I have long felt a stir of emotion and kinship whenever I come upon a quote from Martin Luther King, Jr., knowing intuitively his vision included me as much as anyone. I was a 22-year-old VISTA Volunteer in North Georgia the summer he was assassinated. I knew nothing about structural racism. Yet every day I was confronted by a white power structure controlling resource allocation for roads, sewage, education, health care and public safety, where everything was divided into two vastly uneven categories- one white, one black.

During my growing up years, I wasn’t encouraged to think. I was conditioned to blend in, get by, memorize what was on the test, and please my teachers. It was dangerous to question or think outside the box. I was told I was learning how to become an adult. I didn’t realize that I was also being regimented into a system of haves and have nots.  

Martin was different. I admired his bravery and courage. And because of his courage, I feared for him. He challenged the status quo with a wild infusion of love and hard fact. He defied everything I felt powerless to confront. Yet there I was in Georgia, listening, learning, taking the smallest baby steps into the man I hoped to become. 

Only later did I stumble upon a U.S. history denied me. It was a history of manifest destiny, of Jim Crow and mass migration of an entire people from a caste system in the south to another, equally as paralyzing, in the north and west.

Last Sunday I attended an interfaith memorial service honoring Dr. King at a Pentecostal Church holding few people, with faces mostly black and brown, bearing witness to a legacy being overrun by sales and commercial savvy.  On Monday, the day we officially recognized his holiday, I co-lead a workshop for teachers. Our theme was creating peaceful dialogue when students or colleagues have strongly opposing points of view. The educators were mostly white and eager, some coming from 90 miles away. Where some see only a holiday, others see an opportunity to engage and learn.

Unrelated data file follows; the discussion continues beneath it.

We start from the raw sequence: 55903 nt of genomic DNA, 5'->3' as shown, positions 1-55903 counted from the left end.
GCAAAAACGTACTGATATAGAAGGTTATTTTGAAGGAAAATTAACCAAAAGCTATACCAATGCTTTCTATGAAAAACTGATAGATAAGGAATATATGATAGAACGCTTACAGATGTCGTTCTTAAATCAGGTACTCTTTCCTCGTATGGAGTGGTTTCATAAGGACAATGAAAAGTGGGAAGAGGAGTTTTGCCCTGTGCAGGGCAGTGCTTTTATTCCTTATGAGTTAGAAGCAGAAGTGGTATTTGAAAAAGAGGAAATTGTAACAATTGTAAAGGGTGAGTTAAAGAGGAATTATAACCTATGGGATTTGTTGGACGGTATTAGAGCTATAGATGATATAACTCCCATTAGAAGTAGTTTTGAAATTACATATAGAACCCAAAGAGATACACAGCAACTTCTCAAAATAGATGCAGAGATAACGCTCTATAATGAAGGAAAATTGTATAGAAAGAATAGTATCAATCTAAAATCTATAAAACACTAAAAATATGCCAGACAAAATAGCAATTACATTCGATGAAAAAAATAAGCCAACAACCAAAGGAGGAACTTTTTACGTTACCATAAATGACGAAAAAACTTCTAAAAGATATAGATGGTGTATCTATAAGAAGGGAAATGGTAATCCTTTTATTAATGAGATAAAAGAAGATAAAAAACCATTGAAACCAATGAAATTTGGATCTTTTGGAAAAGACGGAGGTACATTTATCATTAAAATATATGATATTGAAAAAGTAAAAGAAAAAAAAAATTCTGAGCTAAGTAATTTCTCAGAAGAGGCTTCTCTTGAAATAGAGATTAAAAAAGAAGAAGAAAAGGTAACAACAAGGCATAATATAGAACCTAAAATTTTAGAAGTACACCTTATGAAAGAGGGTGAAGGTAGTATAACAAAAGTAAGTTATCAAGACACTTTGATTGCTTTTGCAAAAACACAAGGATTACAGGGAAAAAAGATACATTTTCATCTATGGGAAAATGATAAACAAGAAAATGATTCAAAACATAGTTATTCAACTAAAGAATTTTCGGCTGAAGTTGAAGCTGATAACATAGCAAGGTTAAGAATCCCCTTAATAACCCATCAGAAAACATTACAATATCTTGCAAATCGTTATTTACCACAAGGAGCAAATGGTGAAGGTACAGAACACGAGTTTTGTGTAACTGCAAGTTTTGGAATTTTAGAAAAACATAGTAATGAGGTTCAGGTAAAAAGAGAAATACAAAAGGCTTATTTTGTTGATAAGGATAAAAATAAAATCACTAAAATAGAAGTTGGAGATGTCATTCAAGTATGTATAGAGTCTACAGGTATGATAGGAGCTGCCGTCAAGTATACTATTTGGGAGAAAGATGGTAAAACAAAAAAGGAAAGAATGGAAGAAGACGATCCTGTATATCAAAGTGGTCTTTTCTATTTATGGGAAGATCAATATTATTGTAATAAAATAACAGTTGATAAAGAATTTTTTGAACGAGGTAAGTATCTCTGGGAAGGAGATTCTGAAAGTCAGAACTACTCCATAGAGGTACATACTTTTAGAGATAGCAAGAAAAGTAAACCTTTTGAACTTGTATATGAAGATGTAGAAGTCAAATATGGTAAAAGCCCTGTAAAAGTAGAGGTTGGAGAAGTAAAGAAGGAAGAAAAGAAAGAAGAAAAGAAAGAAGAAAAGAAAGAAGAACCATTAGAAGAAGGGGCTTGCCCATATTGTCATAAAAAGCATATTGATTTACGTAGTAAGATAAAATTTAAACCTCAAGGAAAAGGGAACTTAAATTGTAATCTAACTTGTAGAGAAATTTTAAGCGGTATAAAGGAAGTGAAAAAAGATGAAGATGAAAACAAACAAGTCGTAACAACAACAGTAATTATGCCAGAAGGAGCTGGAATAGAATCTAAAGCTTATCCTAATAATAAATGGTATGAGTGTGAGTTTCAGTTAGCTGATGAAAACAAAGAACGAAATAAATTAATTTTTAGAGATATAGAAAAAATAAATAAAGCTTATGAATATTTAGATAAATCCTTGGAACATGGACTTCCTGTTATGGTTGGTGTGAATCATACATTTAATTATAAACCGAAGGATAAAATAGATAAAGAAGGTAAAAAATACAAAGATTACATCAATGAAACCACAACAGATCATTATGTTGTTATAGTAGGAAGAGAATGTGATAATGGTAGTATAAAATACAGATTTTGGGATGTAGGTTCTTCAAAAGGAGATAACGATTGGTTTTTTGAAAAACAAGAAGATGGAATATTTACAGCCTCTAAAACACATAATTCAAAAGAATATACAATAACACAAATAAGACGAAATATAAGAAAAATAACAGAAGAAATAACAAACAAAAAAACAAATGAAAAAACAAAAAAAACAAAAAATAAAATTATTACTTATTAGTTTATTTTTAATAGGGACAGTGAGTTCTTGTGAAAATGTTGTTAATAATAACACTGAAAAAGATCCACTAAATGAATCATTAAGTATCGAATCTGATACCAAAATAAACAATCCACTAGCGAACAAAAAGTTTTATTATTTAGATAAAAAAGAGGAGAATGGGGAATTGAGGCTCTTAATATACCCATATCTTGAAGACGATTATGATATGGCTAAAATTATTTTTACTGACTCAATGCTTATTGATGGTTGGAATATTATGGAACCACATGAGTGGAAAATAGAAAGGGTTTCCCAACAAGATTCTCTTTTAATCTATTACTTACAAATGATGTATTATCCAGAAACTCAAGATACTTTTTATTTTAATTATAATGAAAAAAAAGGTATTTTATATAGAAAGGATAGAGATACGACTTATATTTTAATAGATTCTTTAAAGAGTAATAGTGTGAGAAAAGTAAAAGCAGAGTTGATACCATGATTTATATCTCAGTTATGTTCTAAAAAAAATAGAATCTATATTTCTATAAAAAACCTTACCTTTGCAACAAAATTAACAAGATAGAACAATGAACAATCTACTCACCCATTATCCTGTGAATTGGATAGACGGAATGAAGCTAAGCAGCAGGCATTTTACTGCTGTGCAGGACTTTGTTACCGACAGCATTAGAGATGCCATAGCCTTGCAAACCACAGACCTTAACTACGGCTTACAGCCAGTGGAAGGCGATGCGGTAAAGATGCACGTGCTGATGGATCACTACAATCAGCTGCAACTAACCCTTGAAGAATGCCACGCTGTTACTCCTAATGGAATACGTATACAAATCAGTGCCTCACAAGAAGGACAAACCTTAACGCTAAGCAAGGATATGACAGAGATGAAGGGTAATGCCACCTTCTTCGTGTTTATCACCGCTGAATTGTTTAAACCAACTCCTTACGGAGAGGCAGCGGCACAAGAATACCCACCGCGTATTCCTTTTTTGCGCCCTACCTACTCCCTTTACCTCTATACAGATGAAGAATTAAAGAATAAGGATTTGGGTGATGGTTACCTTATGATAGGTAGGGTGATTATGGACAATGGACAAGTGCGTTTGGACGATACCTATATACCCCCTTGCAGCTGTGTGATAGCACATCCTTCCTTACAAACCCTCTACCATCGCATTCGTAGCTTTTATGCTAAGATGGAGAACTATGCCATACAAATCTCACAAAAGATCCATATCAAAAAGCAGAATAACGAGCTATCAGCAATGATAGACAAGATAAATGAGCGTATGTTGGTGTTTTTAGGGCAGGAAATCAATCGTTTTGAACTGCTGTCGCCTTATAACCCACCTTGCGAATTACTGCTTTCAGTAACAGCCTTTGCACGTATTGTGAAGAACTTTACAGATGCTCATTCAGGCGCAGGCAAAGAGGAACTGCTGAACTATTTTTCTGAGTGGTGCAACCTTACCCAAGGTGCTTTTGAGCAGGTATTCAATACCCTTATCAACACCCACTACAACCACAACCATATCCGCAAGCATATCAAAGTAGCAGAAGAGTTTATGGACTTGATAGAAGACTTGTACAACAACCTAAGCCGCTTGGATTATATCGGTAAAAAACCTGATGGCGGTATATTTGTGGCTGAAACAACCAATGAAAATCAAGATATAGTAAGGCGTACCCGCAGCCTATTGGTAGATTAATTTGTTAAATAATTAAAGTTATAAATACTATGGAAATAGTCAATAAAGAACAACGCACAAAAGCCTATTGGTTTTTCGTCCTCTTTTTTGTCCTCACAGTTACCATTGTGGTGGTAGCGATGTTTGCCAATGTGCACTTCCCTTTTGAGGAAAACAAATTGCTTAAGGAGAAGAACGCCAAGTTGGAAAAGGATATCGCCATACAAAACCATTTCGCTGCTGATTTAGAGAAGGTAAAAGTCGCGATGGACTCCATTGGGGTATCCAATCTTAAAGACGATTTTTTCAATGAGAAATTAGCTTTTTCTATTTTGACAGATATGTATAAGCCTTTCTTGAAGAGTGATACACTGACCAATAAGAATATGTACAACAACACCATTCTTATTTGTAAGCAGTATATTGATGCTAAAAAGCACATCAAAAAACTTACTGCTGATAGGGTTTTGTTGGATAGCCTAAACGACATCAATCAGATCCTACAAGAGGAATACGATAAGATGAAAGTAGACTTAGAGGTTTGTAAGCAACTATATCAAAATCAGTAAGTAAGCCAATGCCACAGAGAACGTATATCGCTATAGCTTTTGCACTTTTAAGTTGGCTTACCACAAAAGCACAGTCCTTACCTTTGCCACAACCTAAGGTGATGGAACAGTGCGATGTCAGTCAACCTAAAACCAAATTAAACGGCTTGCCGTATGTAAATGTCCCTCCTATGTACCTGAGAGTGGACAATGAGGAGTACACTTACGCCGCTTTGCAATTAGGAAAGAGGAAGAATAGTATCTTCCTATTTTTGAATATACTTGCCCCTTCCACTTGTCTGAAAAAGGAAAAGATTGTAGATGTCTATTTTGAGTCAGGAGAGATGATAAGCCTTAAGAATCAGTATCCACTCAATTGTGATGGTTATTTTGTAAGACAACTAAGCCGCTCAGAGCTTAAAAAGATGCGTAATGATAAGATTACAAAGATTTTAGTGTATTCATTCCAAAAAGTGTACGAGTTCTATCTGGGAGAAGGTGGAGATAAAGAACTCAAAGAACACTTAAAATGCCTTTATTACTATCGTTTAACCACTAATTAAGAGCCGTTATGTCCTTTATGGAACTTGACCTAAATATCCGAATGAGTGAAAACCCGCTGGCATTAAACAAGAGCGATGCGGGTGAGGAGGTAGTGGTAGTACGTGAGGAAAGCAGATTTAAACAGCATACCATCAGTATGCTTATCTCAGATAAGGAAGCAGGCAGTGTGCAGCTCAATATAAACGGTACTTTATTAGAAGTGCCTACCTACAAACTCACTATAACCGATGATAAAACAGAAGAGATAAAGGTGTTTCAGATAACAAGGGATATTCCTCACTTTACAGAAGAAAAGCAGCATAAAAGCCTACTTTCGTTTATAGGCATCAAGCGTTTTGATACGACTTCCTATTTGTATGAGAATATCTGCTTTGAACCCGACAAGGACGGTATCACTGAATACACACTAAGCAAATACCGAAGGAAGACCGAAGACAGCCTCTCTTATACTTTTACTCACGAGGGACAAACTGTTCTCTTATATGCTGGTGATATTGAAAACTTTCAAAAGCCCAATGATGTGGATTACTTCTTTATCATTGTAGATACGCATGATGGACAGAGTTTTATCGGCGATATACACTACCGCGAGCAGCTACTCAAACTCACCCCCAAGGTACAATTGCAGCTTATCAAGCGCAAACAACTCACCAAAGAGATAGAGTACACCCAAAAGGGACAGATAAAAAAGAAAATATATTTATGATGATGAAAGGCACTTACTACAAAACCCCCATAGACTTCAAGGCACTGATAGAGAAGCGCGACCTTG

Two days later I see a friend in passing who works for the University of Rochester. This is the first-year employees were granted the day off. He mentions how good it was to have a ‘free’ day to run errands, happy that so many stores were open. He is young, white, professional, and unaware of his privilege.  I wonder if he stops to think how many people of color had to work Monday to keep the stores open and the fast food restaurant bathrooms clean.

I wonder how to leverage my white, male, privilege and invite him into conversation. I challenge myself to keep from seeing him through the single lens of privilege or race and reach for his humanity while holding on to my own.

—Steven Jarose